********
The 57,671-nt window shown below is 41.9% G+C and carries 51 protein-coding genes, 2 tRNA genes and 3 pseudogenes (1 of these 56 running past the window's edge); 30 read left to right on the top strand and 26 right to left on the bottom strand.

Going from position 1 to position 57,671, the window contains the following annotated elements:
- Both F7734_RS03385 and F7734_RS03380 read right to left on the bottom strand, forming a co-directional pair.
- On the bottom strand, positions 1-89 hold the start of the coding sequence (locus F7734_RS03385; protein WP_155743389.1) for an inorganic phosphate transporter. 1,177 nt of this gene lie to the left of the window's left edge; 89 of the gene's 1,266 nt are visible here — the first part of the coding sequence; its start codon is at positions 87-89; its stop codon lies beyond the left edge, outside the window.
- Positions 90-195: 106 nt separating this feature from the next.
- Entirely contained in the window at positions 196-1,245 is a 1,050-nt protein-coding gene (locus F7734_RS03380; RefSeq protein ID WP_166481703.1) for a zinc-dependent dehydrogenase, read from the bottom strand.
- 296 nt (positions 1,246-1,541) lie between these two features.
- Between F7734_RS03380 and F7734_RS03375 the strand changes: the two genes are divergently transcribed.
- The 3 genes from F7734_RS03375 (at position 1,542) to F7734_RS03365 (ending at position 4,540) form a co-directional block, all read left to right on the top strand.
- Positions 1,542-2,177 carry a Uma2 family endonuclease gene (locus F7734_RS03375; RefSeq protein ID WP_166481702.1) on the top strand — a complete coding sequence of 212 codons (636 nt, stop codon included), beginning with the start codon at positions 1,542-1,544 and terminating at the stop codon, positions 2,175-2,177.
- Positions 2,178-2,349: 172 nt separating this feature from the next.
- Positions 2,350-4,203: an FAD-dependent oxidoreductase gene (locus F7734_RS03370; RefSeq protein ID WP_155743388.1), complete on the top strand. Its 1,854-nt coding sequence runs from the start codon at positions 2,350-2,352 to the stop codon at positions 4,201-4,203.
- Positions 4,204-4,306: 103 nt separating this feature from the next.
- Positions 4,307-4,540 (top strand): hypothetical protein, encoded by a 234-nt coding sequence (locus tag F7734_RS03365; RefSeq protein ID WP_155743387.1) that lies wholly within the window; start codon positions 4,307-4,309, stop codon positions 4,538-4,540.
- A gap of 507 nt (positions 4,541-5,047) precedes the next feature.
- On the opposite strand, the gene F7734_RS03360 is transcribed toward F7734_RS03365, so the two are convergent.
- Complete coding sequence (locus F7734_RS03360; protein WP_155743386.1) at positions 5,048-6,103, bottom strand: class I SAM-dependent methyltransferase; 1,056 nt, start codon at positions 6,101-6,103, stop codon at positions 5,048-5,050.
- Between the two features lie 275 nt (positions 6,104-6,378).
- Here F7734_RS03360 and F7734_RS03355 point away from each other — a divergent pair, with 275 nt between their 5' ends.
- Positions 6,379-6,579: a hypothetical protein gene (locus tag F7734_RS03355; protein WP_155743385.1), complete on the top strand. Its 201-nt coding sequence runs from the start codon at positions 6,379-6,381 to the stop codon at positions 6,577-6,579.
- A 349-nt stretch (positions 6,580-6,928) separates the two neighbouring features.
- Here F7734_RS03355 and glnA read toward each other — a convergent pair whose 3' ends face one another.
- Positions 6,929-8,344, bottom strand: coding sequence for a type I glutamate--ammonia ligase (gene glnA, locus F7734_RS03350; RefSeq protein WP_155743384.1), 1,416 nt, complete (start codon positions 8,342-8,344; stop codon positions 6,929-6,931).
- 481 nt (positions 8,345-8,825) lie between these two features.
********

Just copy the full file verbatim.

The 57,671-nt window shown below is 41.9% G+C and carries 51 protein-coding genes, 2 tRNA genes and 3 pseudogenes (1 of these 56 running past the window's edge); 30 read left to right on the top strand and 26 right to left on the bottom strand.

Going from position 1 to position 57,671, the window contains the following annotated elements:
- Both F7734_RS03385 and F7734_RS03380 read right to left on the bottom strand, forming a co-directional pair.
- On the bottom strand, positions 1-89 hold the start of the coding sequence (locus F7734_RS03385; protein WP_155743389.1) for an inorganic phosphate transporter. 1,177 nt of this gene lie to the left of the window's left edge; 89 of the gene's 1,266 nt are visible here — the first part of the coding sequence; its start codon is at positions 87-89; its stop codon lies beyond the left edge, outside the window.
- Positions 90-195: 106 nt separating this feature from the next.
- Entirely contained in the window at positions 196-1,245 is a 1,050-nt protein-coding gene (locus F7734_RS03380; RefSeq protein ID WP_166481703.1) for a zinc-dependent dehydrogenase, read from the bottom strand.
- 296 nt (positions 1,246-1,541) lie between these two features.
- Between F7734_RS03380 and F7734_RS03375 the strand changes: the two genes are divergently transcribed.
- The 3 genes from F7734_RS03375 (at position 1,542) to F7734_RS03365 (ending at position 4,540) form a co-directional block, all read left to right on the top strand.
- Positions 1,542-2,177 carry a Uma2 family endonuclease gene (locus F7734_RS03375; RefSeq protein ID WP_166481702.1) on the top strand — a complete coding sequence of 212 codons (636 nt, stop codon included), beginning with the start codon at positions 1,542-1,544 and terminating at the stop codon, positions 2,175-2,177.
- Positions 2,178-2,349: 172 nt separating this feature from the next.
- Positions 2,350-4,203: an FAD-dependent oxidoreductase gene (locus F7734_RS03370; RefSeq protein ID WP_155743388.1), complete on the top strand. Its 1,854-nt coding sequence runs from the start codon at positions 2,350-2,352 to the stop codon at positions 4,201-4,203.
- Positions 4,204-4,306: 103 nt separating this feature from the next.
- Positions 4,307-4,540 (top strand): hypothetical protein, encoded by a 234-nt coding sequence (locus tag F7734_RS03365; RefSeq protein ID WP_155743387.1) that lies wholly within the window; start codon positions 4,307-4,309, stop codon positions 4,538-4,540.
- A gap of 507 nt (positions 4,541-5,047) precedes the next feature.
- On the opposite strand, the gene F7734_RS03360 is transcribed toward F7734_RS03365, so the two are convergent.
- Complete coding sequence (locus F7734_RS03360; protein WP_155743386.1) at positions 5,048-6,103, bottom strand: class I SAM-dependent methyltransferase; 1,056 nt, start codon at positions 6,101-6,103, stop codon at positions 5,048-5,050.
- Between the two features lie 275 nt (positions 6,104-6,378).
- Here F7734_RS03360 and F7734_RS03355 point away from each other — a divergent pair, with 275 nt between their 5' ends.
- Positions 6,379-6,579: a hypothetical protein gene (locus tag F7734_RS03355; protein WP_155743385.1), complete on the top strand. Its 201-nt coding sequence runs from the start codon at positions 6,379-6,381 to the stop codon at positions 6,577-6,579.
- A 349-nt stretch (positions 6,580-6,928) separates the two neighbouring features.
- Here F7734_RS03355 and glnA read toward each other — a convergent pair whose 3' ends face one another.
- Positions 6,929-8,344, bottom strand: coding sequence for a type I glutamate--ammonia ligase (gene glnA, locus F7734_RS03350; RefSeq protein WP_155743384.1), 1,416 nt, complete (start codon positions 8,342-8,344; stop codon positions 6,929-6,931).
- 481 nt (positions 8,345-8,825) lie between these two features.